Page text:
Dec­i­mal Girl marks the decades of change


Marie Sum­mers thought she had got away with it this year.

Her 60th birth­day had come and gone and, for the first time in 50 years, she hadn’t had a pesky reporter come knock­ing.

Ev­ery decade, the Kapiti woman’s been vis­ited by a news­pa­per pho­tog­ra­pher want­ing to mark a no­table event in New Zealand’s his­tory, but this year she thought she had out­wit­ted the press with a birth­day trip out of town.

‘‘Then you got in touch and I knew the pa­per had found me,’’ she roared with laugh­ter.

It was a cake cov­ered in dol­lar signs that be­gan it all.

Pounds and pence be­came dol­lars and cents on July 10, 1967, the same day the girl from Is­land Bay (then Marie Keith) cel­e­brated her 10th birth­day.

An un­cle phoned The Evening Post, who snapped the birth­day girl with her home-made cake – and the rest, as they say, was his­tory.

Marie Sum­mers had be­come the pa­per’s ‘Dec­i­mal Girl’ or ‘‘Miss Dec­i­mal Coinage’’.

Fifty years later, as half a cen­tury of the new money is marked, Dec­i­mal Girl said she never re­ally un­der­stood what the fuss was all about.

‘‘I did feel like a celebrity with my photo on the front page of The Evening Post though.’’

She may be mostly non­plussed about the me­dia at­ten­tion but she’s star­tled by how quickly the years have gone by.

‘‘They’ve been a pretty happy 50 years though.’’

This week she re­called the 21st birth­day shoot that saw her snapped with a bot­tle of cham­pagne and the $1 note she had held on to from her 10th birth­day.

‘‘It wasn’t my bot­tle, it was a bot­tle off the shelf [of her em­ployer] and I had to put it back af­ter­wards.’’

The cov­er­age be­came part of her life, she said, some­thing to be, re­luc­tantly, ex­pected and ac­cepted.

In 1997, to mark the 30-year an­niver­sary – or ‘‘DC day’’ – The Post caught up with the 40-yearold, who by then had two teenage sons.

‘‘I knew I should have gone away this week, ‘‘ she joked then.

In 2007 when The Do­min­ion Post vis­ited, Sum­mers was about to cel­e­brate her 50th birth­day with a quiet fam­ily din­ner and wasn’t ex­pect­ing an­other cake with dol­lar signs.

‘‘It’s re­ally hard to be­lieve that it’s 40 years since it hap­pened.’’

Asked what she thought about the new 50, 20, and 10 cent coins, in­tro­duced the year be­fore, she didn’t mince words.

‘‘I hate them. I have ter­ri­ble trou­ble be­tween the 50 and 20 cent coins.’’

Sum­mers may have been the hu­man face of the cur­rency change but the move was a big deal for the whole coun­try.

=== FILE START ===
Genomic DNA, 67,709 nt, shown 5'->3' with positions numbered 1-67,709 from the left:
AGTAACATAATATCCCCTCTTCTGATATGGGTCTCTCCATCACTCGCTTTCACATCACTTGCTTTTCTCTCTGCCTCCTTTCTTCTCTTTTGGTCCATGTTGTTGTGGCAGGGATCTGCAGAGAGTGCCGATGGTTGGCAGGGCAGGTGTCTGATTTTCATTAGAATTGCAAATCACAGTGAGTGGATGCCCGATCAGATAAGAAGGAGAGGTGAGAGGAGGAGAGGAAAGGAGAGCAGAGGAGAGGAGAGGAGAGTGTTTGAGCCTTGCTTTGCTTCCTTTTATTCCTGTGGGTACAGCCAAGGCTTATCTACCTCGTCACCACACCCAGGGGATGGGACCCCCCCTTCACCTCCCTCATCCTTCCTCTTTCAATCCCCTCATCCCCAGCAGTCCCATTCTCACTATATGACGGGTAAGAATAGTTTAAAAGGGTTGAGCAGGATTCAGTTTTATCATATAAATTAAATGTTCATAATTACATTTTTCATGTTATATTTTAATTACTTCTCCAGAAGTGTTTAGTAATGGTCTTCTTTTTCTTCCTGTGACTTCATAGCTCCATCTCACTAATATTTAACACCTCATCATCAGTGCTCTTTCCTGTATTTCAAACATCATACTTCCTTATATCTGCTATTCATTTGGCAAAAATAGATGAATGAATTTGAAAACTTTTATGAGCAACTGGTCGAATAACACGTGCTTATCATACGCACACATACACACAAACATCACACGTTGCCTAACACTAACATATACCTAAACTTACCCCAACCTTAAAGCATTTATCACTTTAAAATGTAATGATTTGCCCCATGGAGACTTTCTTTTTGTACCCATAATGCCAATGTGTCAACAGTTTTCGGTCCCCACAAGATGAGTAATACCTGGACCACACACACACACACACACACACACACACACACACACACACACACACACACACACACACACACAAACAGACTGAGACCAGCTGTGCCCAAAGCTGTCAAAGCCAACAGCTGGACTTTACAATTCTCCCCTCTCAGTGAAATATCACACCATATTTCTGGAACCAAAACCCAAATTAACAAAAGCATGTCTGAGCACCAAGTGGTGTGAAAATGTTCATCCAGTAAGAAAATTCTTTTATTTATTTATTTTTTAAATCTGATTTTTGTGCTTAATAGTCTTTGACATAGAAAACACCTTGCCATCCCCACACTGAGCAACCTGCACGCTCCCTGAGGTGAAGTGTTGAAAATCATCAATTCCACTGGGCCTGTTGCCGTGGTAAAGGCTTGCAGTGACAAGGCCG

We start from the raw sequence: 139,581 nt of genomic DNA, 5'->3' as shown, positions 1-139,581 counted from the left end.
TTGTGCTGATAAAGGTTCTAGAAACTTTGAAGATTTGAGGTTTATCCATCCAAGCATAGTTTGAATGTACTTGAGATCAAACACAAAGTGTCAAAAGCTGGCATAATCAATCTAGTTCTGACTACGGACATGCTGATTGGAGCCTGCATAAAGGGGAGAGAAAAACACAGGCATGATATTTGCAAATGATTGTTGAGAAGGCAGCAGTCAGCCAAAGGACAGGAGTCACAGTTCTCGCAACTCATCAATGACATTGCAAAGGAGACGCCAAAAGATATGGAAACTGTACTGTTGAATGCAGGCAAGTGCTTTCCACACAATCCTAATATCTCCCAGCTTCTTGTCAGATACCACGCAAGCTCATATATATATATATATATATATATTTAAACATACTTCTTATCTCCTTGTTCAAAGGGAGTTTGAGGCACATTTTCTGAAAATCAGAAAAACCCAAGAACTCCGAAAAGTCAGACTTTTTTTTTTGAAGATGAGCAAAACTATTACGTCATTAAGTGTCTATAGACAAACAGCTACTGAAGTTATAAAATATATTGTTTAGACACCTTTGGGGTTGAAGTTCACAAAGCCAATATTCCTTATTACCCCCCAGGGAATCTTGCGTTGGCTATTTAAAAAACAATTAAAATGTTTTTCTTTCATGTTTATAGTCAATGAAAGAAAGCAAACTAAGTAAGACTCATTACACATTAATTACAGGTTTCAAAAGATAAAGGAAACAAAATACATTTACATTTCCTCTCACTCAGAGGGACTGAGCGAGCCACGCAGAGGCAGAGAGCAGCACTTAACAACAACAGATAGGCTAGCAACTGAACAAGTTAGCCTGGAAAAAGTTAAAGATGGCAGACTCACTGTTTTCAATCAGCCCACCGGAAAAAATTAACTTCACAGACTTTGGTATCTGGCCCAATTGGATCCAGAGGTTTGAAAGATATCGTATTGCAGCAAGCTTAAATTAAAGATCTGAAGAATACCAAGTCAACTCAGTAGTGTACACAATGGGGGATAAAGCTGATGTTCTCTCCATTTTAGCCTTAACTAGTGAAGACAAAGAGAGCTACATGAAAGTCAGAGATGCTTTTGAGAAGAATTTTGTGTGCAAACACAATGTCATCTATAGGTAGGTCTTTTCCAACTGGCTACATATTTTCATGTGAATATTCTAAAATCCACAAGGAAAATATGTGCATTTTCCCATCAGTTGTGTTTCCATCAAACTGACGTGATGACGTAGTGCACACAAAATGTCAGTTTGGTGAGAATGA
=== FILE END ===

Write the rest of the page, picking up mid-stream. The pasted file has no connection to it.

Dec­i­mal­i­sa­tion had been in the works for decades and by the 1960s both Na­tional and Labour par­ties favoured the change.

The Na­tional govern­ment an­nounced the change in 1963; it would be over­seen by fu­ture prime min­is­ter Rob Mul­doon, the un­der-sec­re­tary of fi­nance from 1964.

Af­ter the date had been set­tled on, the next de­ci­sion was what to call the coun­try’s new cur­rency. Sug­ges­tions of crown, fern, Kiwi and zeal were floated but the plain old ‘dol­lar’ was fi­nally set­tled on and the govern­ment came up with a few novel ways to help New Zealan­ders get ready.

A car­toon ‘‘Mr Dol­lar’’ be­came the face of the tran­si­tion, and Ki­wis were told in a 1966 jin­gle not to ‘‘shed a tear in July next year for cum­ber­some pounds and pence’’.

Banks closed for nearly a week so they could or­gan­ise and con­vert their records be­fore the big day – 27 mil­lion new ban­knotes and 165 mil­lion new coins had been dis­trib­uted.

The new money was val­ued at $120 mil­lion and weighed more than 700 tonnes. The new coins came in de­nom­i­na­tions of 1, 2, 5, 10, 20 and 50 cents.

Ini­tial de­signs had been crit­i­cised by the Royal Mint and images of the pro­posed new coins that were leaked to the pub­lic in early 1966 were also un­pop­u­lar.

Even­tu­ally, the pub­lic got the chance to vote for the coins they wanted via forms pub­lished in news­pa­pers and James Berry’s de­signs were cho­sen for all six coins.

As an at­tempt to thwart would-be coun­ter­feit­ers, the notes were kept se­cret un­til June 1967.

On the big day, real-size pic­tures of the new coins and notes were printed on The Do­min­ion‘ s front page .

Fifty years af­ter the oc­ca­sion, Marie Sum­mers, aka Dec­i­mal Girl, aka Miss Dec­i­mal Coinage, said she never re­ally cared about the new cur­rency. ‘‘I still don’t,’’ she laughed.

‘‘I did feel like a celebrity with my photo on the front page of The Evening Post though.’’


Marie Sum­mers from Para­pa­raumu turned 10 on the day the NZ dec­i­mal cur­rency changed.


Marie Keith, Miss Dec­i­mal Coinage, on July 10, 1967, pic­tured with her 10th birth­day cake, a set of dec­i­mal coins and $I note she was given in hon­our of her role.

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